I'm sure you have discussed this a thousand times, so let's discuss it 1,001!
Do you prefer the sequencer or notation route? What other software/hardware programs do you think work well with GPO?
So far, what works for me is to use a couple of GPO DXi instances in Cakewalk HS 2004 XL, maybe work on a section at a time. I will work on a 4, 8, 16 bar section until I roughly get what I want. then I will render it to a stereo audio track.
From there, I will either go on to building other sections with GPO or consult my trusty Edirol Orchestral Plug-In and Reason 2.5 to either make up for some missing articulations or just experiment with layering different samples from different programs.
I'm glad to say that GPO has broken me of the, dare I say it, bad habit of programming sterile ensemble patches. One instrument with lots of MIDI manipulation is the only way to go.
Currently, I am working on use of distortion/overdrive/saturation with the GPO string samples. I like the sound of overtones and things breaking up during a climax. I learned about this from Craig Anderton. A couple years ago, he was on a chat session and he was talking about how distortion is a powerful sound-shaping tool even if your flavor of music doesn't fall into the rock category. He said (I'm paraphrasing here) that while EQ and filtering tend to subtract or amplify frequencies that are already there, distortion will add frequencies that aren't. I generally stick to using distortion to get more aggressive attacks and emphasize instrumental noises present in the sample.
I am a strong believer in using unorthodox strategies to get results. I really honed in on this idea from this article
Hey, by the way (or any way you can get it) I tried several time including tonight to render my finished file in 2004XL to wav or mp3. Have you done this and if so how is it done de done done ... done de done done DONE!
If you are going to render cakewalk tracks to a .wav file, well here is the help file tip that explains it better than I can:
To Export Audio to Wave File Format
1. Set all volume, pan, effects, and automation settings just as you want them.
2. If you only want to mix down parts of tracks, select those clips now.
3. If you are using effects on the tracks and want to mix the effects down at this time, select the whole length of the longest track or clip plus an extra measure for the reverb or effects "tail."
4. Choose File-Export-Audio to open the Export Audio dialog box.
5. Select a destination folder using the Look In field.
6. Enter a file name.
7. Choose Wave from the Files of type dropdown list.
8. In the Format field, select one of the following options:
9. Export to Stereo File(s)--All exported tracks and clips are mixed down to a single stereo file.
10. Export to Separate Left and Right File(s)--All exported tracks and clips are mixed down to two separate mono files, left and right.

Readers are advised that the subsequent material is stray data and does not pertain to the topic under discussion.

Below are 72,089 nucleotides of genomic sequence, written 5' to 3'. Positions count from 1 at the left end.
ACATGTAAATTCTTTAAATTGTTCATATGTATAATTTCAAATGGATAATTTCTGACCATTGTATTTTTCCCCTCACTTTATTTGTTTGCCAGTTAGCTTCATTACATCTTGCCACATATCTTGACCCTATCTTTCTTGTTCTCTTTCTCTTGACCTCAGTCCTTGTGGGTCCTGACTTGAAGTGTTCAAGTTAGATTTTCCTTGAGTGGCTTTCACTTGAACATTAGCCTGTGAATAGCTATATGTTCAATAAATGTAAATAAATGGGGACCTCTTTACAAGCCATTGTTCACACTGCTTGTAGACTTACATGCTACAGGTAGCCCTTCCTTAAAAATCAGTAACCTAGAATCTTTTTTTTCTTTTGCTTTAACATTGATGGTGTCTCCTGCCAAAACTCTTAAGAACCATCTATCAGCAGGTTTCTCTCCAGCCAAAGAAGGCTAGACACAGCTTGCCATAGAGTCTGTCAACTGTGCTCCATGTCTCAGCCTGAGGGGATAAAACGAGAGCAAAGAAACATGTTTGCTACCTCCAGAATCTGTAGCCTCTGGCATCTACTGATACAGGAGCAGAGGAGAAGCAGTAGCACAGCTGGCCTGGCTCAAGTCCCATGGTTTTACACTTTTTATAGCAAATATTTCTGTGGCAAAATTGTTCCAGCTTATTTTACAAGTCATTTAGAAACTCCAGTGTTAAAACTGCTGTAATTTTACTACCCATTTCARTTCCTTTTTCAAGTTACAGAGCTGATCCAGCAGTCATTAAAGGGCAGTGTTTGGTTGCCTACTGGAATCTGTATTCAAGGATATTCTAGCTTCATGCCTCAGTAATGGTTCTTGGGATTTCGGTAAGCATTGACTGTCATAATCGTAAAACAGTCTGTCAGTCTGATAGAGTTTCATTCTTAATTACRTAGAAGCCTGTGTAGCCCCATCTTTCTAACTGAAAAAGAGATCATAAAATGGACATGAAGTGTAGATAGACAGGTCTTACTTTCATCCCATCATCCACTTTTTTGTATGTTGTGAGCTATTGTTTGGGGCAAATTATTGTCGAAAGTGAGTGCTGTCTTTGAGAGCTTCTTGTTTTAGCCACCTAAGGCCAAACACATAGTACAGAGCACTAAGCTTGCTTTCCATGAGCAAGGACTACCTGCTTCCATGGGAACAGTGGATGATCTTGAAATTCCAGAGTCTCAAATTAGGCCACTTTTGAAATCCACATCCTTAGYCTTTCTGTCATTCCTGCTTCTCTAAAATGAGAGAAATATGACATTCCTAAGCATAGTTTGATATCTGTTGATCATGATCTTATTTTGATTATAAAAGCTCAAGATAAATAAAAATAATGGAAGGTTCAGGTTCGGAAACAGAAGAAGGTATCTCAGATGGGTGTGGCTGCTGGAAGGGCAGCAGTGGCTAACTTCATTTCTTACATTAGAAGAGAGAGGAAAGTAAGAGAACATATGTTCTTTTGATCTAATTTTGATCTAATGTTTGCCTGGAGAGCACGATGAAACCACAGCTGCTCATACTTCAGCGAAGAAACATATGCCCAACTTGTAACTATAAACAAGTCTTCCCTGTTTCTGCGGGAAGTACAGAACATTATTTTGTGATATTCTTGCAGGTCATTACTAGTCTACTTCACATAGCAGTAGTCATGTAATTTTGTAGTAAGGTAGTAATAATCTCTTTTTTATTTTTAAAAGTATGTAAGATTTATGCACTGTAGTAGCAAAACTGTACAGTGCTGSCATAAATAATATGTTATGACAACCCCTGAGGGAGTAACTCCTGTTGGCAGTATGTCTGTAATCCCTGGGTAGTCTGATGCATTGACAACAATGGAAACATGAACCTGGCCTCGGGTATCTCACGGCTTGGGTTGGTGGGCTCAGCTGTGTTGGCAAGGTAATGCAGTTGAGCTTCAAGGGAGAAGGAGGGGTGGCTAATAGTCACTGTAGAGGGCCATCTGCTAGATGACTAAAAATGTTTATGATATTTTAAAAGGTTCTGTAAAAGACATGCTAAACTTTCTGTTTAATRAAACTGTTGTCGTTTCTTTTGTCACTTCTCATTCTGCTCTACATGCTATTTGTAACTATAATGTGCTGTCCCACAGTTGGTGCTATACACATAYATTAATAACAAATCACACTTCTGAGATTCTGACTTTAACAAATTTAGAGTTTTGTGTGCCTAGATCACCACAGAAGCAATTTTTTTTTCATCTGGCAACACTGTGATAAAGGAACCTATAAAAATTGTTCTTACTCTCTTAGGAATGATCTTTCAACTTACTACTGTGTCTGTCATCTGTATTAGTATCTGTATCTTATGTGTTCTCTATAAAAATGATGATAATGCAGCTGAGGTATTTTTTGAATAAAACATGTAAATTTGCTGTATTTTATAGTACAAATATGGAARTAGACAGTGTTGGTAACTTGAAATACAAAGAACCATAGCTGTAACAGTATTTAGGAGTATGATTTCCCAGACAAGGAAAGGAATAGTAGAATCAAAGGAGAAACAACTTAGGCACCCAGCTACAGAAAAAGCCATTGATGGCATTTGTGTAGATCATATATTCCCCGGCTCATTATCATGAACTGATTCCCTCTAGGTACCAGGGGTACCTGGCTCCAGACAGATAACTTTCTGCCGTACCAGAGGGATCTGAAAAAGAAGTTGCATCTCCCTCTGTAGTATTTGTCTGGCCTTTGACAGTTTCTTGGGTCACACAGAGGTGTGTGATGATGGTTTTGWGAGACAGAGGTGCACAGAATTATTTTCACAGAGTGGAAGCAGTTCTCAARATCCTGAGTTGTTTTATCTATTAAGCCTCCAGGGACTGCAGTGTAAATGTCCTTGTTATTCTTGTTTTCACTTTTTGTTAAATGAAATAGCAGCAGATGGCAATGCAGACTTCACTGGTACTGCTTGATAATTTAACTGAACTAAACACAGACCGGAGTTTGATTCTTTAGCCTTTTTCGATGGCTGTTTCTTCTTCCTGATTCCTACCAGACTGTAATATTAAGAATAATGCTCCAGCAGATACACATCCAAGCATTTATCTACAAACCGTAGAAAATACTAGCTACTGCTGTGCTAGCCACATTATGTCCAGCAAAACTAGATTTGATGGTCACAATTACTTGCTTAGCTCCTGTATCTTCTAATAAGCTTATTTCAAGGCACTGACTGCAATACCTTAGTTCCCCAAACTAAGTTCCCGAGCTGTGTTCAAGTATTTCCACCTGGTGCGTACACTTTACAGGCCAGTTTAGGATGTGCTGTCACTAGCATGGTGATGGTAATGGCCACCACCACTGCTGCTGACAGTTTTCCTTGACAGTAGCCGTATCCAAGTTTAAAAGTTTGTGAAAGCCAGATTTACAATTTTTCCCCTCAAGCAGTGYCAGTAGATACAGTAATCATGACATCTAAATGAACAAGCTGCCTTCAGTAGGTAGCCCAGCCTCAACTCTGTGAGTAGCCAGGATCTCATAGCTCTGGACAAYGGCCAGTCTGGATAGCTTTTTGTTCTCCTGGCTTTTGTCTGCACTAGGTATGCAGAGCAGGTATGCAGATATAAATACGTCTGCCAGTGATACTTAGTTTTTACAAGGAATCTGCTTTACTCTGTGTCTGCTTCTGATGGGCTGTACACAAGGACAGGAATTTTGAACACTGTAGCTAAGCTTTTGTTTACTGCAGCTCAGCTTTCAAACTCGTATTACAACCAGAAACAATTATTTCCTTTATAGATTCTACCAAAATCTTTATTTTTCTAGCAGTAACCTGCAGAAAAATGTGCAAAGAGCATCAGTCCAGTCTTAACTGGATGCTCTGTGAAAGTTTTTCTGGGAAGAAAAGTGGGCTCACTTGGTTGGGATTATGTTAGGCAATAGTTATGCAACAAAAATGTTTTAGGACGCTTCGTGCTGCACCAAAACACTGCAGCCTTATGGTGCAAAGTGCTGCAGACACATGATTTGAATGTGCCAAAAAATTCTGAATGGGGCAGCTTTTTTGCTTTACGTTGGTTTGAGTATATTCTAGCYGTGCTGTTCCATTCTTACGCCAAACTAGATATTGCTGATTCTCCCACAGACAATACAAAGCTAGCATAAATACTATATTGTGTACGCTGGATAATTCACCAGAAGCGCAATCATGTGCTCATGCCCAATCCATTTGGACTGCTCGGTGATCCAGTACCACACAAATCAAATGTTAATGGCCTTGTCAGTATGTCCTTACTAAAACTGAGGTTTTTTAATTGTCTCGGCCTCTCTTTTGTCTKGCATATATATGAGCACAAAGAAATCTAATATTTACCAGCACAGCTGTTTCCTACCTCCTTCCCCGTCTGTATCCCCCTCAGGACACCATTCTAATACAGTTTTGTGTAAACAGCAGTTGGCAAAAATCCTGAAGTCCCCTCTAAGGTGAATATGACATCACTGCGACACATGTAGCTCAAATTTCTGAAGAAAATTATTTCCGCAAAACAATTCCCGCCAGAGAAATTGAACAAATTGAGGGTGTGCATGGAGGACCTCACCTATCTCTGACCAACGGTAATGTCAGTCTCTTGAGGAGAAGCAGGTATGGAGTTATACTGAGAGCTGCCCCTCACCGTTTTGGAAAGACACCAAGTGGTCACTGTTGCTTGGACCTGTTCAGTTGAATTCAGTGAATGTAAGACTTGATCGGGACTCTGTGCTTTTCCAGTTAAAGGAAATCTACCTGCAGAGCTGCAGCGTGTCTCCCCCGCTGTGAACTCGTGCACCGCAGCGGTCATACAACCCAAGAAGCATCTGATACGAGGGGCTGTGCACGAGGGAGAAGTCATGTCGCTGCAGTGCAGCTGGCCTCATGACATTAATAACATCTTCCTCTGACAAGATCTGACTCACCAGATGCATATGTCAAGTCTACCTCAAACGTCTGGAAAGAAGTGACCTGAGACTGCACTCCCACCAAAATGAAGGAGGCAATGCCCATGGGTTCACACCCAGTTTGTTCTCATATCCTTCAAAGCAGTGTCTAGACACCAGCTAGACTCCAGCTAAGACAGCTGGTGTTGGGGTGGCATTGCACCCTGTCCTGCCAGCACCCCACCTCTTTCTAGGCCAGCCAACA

11. Export to Mono File(s)--All exported tracks and clips are mixed down to a single mono file.
12. Select the bit depth that you want the exported file to use. If your source file is 16 and you export to 24, you get more precision for any audio effects in the mix (and a larger file). If your source file is 24 and you export to 16, you lose some sound definition, but you get some of it back if the Apply Dither option is checked in the Audio Options dialog box.
13. Select a source bus or buses. If more than one is selected, the mixdown takes into account the levels of all virtual main buses, mixing the outputs of each selected bus. If you want to keep the output from each different source separate, check the Each Source to Separate Submix option.
14. In the Mix Enables field, choose the elements you want to include in the mixdown. If you want to exclude muted tracks and/or include only soloed tracks, make sure Track Mute/Solo is checked.
CLEAR AS MUD?
It's not really too difficult to follow, even if it is a little awkward.
As far as MP3s, you can't mixdown to MP3 format from Cakewalk unless you buy their MP3 encoder add-on. I have never used it. Of course you can mixdown to a .wav and use any one of the hundreds of .wav to MP3 converters available on the net. Quality may vary. I use the Cakewalk Pyro CD ripper that came as part of the HS2004 special.
Fer da krips sake, isn't there more? What ever happened to placing a button on the tool bar that does it all? Say like, render to wav or mp3 or what ever.
Anywho, Cakewalk should take a lesson from Magix and Sony. Regardless, I appreciate you going through the trouble.
You bring up an interesting point about Cakewalk. Their marketing strategy for Home Studio vs. Sonar seems to be giving the most essential features in both programs while reserving all of the time-saving features for Sonar. I have heard other Cakewalk users complain about that.